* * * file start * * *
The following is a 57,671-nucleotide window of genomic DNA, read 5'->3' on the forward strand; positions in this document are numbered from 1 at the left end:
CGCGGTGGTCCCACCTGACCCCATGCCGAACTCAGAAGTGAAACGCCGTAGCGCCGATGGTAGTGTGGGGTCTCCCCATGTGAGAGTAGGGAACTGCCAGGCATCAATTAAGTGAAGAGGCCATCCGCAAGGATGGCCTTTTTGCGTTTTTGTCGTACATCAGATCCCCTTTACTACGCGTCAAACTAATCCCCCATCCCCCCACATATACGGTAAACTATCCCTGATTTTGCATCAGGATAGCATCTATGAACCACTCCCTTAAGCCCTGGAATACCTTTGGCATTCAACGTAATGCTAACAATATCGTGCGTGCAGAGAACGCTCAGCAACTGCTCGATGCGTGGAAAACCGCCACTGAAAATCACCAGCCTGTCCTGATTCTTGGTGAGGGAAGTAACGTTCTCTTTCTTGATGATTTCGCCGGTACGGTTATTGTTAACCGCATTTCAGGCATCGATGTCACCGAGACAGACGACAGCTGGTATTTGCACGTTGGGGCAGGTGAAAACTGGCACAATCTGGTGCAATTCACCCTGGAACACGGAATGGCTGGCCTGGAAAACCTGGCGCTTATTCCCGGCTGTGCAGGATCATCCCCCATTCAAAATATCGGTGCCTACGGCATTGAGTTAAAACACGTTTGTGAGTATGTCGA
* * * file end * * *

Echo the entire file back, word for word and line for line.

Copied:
The following is a 57,671-nucleotide window of genomic DNA, read 5'->3' on the forward strand; positions in this document are numbered from 1 at the left end:
CGCGGTGGTCCCACCTGACCCCATGCCGAACTCAGAAGTGAAACGCCGTAGCGCCGATGGTAGTGTGGGGTCTCCCCATGTGAGAGTAGGGAACTGCCAGGCATCAATTAAGTGAAGAGGCCATCCGCAAGGATGGCCTTTTTGCGTTTTTGTCGTACATCAGATCCCCTTTACTACGCGTCAAACTAATCCCCCATCCCCCCACATATACGGTAAACTATCCCTGATTTTGCATCAGGATAGCATCTATGAACCACTCCCTTAAGCCCTGGAATACCTTTGGCATTCAACGTAATGCTAACAATATCGTGCGTGCAGAGAACGCTCAGCAACTGCTCGATGCGTGGAAAACCGCCACTGAAAATCACCAGCCTGTCCTGATTCTTGGTGAGGGAAGTAACGTTCTCTTTCTTGATGATTTCGCCGGTACGGTTATTGTTAACCGCATTTCAGGCATCGATGTCACCGAGACAGACGACAGCTGGTATTTGCACGTTGGGGCAGGTGAAAACTGGCACAATCTGGTGCAATTCACCCTGGAACACGGAATGGCTGGCCTGGAAAACCTGGCGCTTATTCCCGGCTGTGCAGGATCATCCCCCATTCAAAATATCGGTGCCTACGGCATTGAGTTAAAACACGTTTGTGAGTATGTCGA